Whether you like to fish, garden, or just dig in the dirt, you’ve undoubtedly bumped into the nightcrawler. This worm seems like a ubiquitous part of life for us, but it is not native to North America. The nightcrawler was a passenger on European ships that landed in Virginia, packed along with the all-important tobacco cargo. Like the earthworm, much of what makes up our ecology today is not native. 17th-century European settlers in Virginia, for instance, found that the land and ecology were completely unfit for their styles of agriculture and settlement. But over time, invasive and native blended to create a new ecology.
Invasive species from Europe, including the earthworm, European tobacco, and hundreds of plant species were integrated into the landscape. Farm animals, including cattle, sheep, goats, horses, donkeys, and hogs, were introduced. Over time, these species began to take hold; and the ecology that sustained natives slowly changed to ecology that sustained settlers.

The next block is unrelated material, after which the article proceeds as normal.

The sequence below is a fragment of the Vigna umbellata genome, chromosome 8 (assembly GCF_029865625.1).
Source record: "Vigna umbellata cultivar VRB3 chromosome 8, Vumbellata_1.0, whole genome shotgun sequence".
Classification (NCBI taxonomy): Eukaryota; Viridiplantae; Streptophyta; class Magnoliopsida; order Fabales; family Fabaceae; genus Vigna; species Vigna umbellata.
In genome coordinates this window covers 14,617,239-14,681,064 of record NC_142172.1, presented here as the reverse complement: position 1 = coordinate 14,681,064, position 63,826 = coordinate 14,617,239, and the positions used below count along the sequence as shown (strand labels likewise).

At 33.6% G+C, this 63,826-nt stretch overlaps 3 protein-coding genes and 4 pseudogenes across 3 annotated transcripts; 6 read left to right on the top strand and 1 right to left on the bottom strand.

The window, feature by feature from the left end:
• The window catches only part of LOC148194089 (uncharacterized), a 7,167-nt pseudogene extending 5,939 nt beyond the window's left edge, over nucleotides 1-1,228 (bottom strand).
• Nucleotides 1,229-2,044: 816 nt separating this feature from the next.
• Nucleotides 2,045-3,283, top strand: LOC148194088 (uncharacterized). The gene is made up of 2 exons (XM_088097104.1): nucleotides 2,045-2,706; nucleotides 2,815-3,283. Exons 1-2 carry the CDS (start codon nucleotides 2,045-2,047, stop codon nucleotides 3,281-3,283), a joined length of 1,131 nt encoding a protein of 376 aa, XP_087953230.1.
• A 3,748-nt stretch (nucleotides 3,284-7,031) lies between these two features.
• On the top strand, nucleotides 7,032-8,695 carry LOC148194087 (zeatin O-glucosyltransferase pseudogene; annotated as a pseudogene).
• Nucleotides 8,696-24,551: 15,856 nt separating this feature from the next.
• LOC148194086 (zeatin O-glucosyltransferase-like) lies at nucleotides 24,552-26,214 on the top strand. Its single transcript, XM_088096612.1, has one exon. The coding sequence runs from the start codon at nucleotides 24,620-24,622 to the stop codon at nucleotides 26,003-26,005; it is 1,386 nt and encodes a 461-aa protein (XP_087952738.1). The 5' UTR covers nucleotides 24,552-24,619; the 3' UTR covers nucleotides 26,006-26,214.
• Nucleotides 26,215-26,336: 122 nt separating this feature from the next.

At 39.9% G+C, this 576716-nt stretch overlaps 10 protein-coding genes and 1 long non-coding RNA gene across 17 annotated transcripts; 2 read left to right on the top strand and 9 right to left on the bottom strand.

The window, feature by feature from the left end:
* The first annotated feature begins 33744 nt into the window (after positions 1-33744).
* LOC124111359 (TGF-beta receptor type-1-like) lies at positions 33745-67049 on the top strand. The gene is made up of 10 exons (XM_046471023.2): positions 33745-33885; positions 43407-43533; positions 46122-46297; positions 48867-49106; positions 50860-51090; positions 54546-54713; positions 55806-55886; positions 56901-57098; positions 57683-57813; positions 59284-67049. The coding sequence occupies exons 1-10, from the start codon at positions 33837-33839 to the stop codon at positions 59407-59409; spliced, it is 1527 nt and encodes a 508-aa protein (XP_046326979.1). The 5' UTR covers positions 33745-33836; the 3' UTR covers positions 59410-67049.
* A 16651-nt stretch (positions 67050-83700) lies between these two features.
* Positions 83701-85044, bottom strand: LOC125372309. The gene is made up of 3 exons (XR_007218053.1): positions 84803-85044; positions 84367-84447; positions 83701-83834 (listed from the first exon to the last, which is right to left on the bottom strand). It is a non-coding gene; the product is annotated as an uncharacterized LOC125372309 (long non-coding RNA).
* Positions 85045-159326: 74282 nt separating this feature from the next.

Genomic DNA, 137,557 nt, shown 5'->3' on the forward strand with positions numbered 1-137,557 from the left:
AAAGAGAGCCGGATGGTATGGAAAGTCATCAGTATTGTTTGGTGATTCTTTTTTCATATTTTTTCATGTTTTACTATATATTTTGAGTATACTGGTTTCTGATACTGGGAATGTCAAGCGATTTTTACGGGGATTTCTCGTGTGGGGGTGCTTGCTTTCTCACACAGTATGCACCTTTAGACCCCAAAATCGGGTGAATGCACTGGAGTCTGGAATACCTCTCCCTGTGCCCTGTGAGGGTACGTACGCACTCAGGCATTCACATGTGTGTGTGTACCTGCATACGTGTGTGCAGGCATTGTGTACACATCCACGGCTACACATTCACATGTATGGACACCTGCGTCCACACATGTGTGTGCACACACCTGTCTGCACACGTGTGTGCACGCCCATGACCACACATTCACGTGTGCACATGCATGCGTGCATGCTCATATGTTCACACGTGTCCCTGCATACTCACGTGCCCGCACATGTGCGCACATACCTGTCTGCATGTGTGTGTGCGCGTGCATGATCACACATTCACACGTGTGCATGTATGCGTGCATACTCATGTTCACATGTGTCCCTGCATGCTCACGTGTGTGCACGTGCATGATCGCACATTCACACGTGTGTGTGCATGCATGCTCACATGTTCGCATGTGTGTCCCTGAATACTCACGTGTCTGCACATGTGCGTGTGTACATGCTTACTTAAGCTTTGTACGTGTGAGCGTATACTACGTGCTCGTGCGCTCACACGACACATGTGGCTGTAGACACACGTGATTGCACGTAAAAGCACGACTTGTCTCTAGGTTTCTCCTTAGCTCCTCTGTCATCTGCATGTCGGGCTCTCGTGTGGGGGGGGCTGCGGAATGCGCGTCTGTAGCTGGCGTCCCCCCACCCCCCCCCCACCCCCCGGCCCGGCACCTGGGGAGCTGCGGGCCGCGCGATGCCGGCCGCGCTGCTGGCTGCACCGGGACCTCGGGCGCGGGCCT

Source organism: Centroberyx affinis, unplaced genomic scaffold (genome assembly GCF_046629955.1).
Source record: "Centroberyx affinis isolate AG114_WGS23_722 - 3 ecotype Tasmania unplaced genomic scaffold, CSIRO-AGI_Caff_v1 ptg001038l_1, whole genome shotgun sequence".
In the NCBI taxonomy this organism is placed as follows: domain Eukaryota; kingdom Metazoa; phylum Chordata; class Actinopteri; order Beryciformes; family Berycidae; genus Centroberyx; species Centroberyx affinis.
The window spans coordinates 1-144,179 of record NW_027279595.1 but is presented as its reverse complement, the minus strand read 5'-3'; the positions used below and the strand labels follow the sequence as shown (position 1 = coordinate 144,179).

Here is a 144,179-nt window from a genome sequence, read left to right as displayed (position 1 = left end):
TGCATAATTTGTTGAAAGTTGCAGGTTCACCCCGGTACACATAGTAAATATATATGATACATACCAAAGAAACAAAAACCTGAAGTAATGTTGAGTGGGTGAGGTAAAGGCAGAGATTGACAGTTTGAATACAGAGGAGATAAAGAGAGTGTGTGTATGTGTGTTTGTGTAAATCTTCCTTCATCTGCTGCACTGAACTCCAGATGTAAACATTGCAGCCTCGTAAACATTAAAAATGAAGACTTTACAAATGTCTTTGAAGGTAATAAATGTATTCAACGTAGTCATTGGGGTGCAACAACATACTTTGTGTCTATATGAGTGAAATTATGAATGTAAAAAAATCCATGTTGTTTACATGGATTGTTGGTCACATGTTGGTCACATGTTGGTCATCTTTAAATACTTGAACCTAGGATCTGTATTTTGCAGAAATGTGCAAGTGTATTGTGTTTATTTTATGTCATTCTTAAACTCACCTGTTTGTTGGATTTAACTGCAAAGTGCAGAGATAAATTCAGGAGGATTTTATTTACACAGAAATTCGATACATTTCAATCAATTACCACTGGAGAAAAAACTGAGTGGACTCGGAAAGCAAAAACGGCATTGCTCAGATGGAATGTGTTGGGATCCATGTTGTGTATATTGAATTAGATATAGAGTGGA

The same process will continue to evolve. In urban environments, introduced species will find their way, just as native species will continue to evolve. All of the flora and fauna integrate to create a new ecology with greater human character than would exist outside of the urban environment. In other words, humans become part of the ecology as it evolves, and they evolve with it.
We cannot unsettle North America or keep the earthworm from digging its way into the soil. What we can do is acknowledge that change occurs, and, even if human-caused, it does not have to have negative impacts. Good can come from a continually evolving ecology. Protecting the environment does not have to demonize development or change. We evolve; we adapt.